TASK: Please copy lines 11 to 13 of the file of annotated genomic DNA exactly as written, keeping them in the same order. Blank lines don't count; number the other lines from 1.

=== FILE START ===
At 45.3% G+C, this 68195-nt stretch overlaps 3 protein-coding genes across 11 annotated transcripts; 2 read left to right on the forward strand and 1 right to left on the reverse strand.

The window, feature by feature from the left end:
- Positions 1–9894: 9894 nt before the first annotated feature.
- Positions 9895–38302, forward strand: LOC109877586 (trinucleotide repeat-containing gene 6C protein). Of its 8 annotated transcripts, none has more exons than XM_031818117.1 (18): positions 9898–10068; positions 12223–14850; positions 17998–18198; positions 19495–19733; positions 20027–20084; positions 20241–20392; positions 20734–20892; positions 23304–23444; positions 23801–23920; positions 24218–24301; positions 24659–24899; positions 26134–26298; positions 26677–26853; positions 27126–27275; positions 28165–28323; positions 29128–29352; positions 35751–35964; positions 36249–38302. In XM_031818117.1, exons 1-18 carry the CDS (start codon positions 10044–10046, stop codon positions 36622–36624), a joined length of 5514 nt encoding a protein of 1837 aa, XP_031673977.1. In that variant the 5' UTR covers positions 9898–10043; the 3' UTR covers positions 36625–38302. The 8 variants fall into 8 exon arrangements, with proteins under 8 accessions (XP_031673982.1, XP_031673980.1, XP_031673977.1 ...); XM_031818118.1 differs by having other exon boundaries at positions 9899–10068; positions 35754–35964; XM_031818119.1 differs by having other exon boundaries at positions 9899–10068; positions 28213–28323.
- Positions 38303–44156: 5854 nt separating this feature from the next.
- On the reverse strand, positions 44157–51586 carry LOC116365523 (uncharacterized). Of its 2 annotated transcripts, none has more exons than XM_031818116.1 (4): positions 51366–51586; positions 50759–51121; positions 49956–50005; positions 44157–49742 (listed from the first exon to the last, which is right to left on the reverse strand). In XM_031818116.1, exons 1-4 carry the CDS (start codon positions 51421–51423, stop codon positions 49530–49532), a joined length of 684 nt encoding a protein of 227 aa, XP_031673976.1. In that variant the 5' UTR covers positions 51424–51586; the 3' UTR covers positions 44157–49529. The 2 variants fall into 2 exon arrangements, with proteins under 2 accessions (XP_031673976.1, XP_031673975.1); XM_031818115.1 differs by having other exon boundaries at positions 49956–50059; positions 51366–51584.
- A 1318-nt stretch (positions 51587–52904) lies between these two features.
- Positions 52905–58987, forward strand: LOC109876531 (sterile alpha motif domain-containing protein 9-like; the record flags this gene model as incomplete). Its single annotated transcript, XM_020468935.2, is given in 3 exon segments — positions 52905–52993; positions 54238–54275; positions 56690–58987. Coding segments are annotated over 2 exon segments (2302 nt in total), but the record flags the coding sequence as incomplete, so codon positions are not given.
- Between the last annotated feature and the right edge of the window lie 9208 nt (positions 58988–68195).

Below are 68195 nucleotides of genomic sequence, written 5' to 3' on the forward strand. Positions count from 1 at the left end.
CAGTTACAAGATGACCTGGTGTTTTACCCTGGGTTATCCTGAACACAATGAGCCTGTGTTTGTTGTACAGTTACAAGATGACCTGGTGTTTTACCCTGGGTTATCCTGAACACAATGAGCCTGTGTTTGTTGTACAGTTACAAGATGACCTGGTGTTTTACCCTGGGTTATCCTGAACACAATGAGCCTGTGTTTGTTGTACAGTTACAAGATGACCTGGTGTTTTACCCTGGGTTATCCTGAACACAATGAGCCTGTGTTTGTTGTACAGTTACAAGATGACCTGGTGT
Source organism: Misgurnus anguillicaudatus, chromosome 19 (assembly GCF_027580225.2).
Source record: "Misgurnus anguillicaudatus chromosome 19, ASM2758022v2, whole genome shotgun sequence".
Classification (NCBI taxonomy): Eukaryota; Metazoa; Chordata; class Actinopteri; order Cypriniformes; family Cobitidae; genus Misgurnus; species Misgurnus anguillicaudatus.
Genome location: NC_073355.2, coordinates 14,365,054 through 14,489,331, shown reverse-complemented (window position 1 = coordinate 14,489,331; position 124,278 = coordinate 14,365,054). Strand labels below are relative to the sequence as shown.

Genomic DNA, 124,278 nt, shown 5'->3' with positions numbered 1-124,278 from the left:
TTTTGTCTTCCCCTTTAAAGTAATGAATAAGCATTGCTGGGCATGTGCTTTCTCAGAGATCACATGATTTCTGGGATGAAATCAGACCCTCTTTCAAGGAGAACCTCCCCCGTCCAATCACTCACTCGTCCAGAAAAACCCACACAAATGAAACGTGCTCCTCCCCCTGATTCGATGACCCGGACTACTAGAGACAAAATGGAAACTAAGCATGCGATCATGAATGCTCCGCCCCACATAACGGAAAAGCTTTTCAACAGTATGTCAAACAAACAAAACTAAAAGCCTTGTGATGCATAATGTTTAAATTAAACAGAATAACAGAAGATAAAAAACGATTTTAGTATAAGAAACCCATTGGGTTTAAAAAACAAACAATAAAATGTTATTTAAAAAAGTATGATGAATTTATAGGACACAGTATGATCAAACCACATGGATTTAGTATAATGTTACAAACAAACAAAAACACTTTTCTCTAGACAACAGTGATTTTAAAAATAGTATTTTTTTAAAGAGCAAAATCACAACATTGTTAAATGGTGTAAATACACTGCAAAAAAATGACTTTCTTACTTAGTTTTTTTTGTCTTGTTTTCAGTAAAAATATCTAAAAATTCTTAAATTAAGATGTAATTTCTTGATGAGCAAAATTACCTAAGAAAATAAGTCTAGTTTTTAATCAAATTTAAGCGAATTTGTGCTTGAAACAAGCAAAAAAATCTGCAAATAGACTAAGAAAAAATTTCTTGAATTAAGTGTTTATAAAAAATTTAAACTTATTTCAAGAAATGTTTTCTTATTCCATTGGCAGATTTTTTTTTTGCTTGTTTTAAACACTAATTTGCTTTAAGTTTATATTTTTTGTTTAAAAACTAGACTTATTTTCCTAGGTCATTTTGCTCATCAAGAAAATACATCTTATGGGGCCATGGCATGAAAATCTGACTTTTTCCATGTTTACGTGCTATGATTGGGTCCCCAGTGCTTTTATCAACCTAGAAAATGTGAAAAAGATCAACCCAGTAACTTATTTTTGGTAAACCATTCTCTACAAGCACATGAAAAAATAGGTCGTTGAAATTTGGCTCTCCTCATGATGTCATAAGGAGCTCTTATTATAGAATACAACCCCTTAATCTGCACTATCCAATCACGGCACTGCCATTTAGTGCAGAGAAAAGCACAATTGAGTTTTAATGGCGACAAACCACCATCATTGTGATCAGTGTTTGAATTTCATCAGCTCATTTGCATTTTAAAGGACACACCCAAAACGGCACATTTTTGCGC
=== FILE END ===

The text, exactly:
CAGTTACAAGATGACCTGGTGTTTTACCCTGGGTTATCCTGAACACAATGAGCCTGTGTTTGTTGTACAGTTACAAGATGACCTGGTGTTTTACCCTGGGTTATCCTGAACACAATGAGCCTGTGTTTGTTGTACAGTTACAAGATGACCTGGTGTTTTACCCTGGGTTATCCTGAACACAATGAGCCTGTGTTTGTTGTACAGTTACAAGATGACCTGGTGTTTTACCCTGGGTTATCCTGAACACAATGAGCCTGTGTTTGTTGTACAGTTACAAGATGACCTGGTGT
Source organism: Misgurnus anguillicaudatus, chromosome 19 (assembly GCF_027580225.2).
Source record: "Misgurnus anguillicaudatus chromosome 19, ASM2758022v2, whole genome shotgun sequence".